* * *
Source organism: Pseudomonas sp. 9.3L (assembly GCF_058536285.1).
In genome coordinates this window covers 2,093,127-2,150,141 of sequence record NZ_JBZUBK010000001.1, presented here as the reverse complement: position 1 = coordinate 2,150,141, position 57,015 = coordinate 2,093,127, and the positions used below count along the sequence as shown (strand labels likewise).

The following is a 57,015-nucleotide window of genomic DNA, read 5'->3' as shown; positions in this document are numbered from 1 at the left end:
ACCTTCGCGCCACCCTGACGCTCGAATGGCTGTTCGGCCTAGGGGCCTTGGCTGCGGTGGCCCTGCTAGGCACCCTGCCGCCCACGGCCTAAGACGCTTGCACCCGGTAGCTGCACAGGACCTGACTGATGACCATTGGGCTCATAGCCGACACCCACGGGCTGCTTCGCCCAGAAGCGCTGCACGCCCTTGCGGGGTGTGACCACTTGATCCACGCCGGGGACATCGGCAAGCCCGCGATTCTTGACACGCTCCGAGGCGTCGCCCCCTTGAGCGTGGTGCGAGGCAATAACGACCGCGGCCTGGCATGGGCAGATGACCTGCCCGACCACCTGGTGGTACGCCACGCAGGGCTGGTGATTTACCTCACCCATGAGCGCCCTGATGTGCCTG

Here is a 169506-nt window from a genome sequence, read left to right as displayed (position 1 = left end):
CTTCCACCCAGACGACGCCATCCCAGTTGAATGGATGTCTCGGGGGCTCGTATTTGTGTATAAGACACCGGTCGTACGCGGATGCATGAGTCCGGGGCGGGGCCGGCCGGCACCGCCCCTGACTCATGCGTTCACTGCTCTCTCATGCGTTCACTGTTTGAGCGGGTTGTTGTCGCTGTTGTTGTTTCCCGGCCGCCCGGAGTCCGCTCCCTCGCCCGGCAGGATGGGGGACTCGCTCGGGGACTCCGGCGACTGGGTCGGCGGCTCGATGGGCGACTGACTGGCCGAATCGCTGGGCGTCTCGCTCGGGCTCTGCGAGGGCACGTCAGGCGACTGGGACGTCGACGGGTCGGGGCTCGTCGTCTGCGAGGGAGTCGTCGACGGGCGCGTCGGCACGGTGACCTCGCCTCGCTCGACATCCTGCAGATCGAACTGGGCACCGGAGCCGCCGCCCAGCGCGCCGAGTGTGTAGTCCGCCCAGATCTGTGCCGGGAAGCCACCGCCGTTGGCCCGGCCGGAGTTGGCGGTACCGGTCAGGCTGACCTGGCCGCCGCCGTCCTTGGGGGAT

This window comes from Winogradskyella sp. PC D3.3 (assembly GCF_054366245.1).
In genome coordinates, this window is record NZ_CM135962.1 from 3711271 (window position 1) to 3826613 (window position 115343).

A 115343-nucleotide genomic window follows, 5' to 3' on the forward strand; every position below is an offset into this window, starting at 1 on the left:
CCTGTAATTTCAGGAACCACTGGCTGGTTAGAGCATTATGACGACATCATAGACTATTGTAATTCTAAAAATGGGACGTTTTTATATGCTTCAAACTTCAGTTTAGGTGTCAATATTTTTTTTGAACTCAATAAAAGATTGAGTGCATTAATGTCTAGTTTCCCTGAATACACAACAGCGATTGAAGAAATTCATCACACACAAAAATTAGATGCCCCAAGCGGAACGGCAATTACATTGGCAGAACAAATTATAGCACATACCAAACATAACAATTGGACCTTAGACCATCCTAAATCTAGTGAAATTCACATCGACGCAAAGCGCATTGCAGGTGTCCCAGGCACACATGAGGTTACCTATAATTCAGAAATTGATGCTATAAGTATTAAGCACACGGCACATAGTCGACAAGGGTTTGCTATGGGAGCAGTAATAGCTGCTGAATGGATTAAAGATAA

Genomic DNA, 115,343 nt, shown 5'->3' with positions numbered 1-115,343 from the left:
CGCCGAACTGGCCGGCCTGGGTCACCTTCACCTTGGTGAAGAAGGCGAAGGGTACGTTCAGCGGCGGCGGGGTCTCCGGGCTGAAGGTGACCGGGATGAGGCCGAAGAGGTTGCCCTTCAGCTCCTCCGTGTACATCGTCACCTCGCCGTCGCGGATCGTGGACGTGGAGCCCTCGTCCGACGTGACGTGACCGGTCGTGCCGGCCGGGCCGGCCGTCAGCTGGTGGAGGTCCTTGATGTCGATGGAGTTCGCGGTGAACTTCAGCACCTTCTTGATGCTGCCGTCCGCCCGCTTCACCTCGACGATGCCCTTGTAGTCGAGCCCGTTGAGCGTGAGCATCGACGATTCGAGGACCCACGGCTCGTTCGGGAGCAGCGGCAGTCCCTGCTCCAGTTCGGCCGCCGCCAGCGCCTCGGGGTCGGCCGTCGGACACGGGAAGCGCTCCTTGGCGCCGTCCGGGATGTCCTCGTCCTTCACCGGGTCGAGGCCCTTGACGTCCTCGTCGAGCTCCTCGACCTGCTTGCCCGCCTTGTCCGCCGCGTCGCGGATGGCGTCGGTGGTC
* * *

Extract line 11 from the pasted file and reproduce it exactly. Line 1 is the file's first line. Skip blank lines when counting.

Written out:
Genomic DNA, 115,343 nt, shown 5'->3' with positions numbered 1-115,343 from the left: